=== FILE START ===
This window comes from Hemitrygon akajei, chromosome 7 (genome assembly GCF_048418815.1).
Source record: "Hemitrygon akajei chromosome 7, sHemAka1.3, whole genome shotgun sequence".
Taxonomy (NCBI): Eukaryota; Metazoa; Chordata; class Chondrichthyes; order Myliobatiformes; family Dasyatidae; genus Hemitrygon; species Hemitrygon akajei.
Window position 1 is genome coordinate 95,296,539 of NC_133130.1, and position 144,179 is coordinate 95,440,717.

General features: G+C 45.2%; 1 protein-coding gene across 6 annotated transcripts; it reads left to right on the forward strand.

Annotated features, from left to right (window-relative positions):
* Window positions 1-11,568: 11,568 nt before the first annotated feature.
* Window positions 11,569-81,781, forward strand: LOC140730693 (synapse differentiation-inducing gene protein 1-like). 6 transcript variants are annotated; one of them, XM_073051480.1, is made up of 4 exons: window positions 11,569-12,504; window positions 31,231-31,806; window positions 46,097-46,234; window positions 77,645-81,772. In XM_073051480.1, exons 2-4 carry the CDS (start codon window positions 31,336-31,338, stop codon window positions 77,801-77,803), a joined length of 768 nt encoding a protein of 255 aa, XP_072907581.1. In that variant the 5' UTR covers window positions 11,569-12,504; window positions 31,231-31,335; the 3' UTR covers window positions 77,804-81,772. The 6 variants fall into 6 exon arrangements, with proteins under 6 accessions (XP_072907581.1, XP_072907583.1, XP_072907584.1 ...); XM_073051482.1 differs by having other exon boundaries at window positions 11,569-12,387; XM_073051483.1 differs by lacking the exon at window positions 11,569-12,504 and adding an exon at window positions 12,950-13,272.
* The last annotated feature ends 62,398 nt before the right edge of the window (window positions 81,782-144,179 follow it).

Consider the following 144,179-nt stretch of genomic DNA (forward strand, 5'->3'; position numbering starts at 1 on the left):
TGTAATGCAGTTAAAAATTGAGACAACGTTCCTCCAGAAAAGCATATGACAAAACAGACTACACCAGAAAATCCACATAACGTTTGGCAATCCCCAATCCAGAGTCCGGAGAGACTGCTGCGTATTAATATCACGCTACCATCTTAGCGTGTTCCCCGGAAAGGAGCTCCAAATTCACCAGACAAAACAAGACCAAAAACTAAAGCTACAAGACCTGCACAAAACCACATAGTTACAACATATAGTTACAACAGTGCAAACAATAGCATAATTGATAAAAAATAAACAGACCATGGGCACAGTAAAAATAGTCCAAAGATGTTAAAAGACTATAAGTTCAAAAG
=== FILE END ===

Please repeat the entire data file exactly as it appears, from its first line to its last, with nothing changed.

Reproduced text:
This window comes from Hemitrygon akajei, chromosome 7 (genome assembly GCF_048418815.1).
Source record: "Hemitrygon akajei chromosome 7, sHemAka1.3, whole genome shotgun sequence".
Taxonomy (NCBI): Eukaryota; Metazoa; Chordata; class Chondrichthyes; order Myliobatiformes; family Dasyatidae; genus Hemitrygon; species Hemitrygon akajei.
Window position 1 is genome coordinate 95,296,539 of NC_133130.1, and position 144,179 is coordinate 95,440,717.

General features: G+C 45.2%; 1 protein-coding gene across 6 annotated transcripts; it reads left to right on the forward strand.

Annotated features, from left to right (window-relative positions):
* Window positions 1-11,568: 11,568 nt before the first annotated feature.
* Window positions 11,569-81,781, forward strand: LOC140730693 (synapse differentiation-inducing gene protein 1-like). 6 transcript variants are annotated; one of them, XM_073051480.1, is made up of 4 exons: window positions 11,569-12,504; window positions 31,231-31,806; window positions 46,097-46,234; window positions 77,645-81,772. In XM_073051480.1, exons 2-4 carry the CDS (start codon window positions 31,336-31,338, stop codon window positions 77,801-77,803), a joined length of 768 nt encoding a protein of 255 aa, XP_072907581.1. In that variant the 5' UTR covers window positions 11,569-12,504; window positions 31,231-31,335; the 3' UTR covers window positions 77,804-81,772. The 6 variants fall into 6 exon arrangements, with proteins under 6 accessions (XP_072907581.1, XP_072907583.1, XP_072907584.1 ...); XM_073051482.1 differs by having other exon boundaries at window positions 11,569-12,387; XM_073051483.1 differs by lacking the exon at window positions 11,569-12,504 and adding an exon at window positions 12,950-13,272.
* The last annotated feature ends 62,398 nt before the right edge of the window (window positions 81,782-144,179 follow it).

Consider the following 144,179-nt stretch of genomic DNA (forward strand, 5'->3'; position numbering starts at 1 on the left):
TGTAATGCAGTTAAAAATTGAGACAACGTTCCTCCAGAAAAGCATATGACAAAACAGACTACACCAGAAAATCCACATAACGTTTGGCAATCCCCAATCCAGAGTCCGGAGAGACTGCTGCGTATTAATATCACGCTACCATCTTAGCGTGTTCCCCGGAAAGGAGCTCCAAATTCACCAGACAAAACAAGACCAAAAACTAAAGCTACAAGACCTGCACAAAACCACATAGTTACAACATATAGTTACAACAGTGCAAACAATAGCATAATTGATAAAAAATAAACAGACCATGGGCACAGTAAAAATAGTCCAAAGATGTTAAAAGACTATAAGTTCAAAAG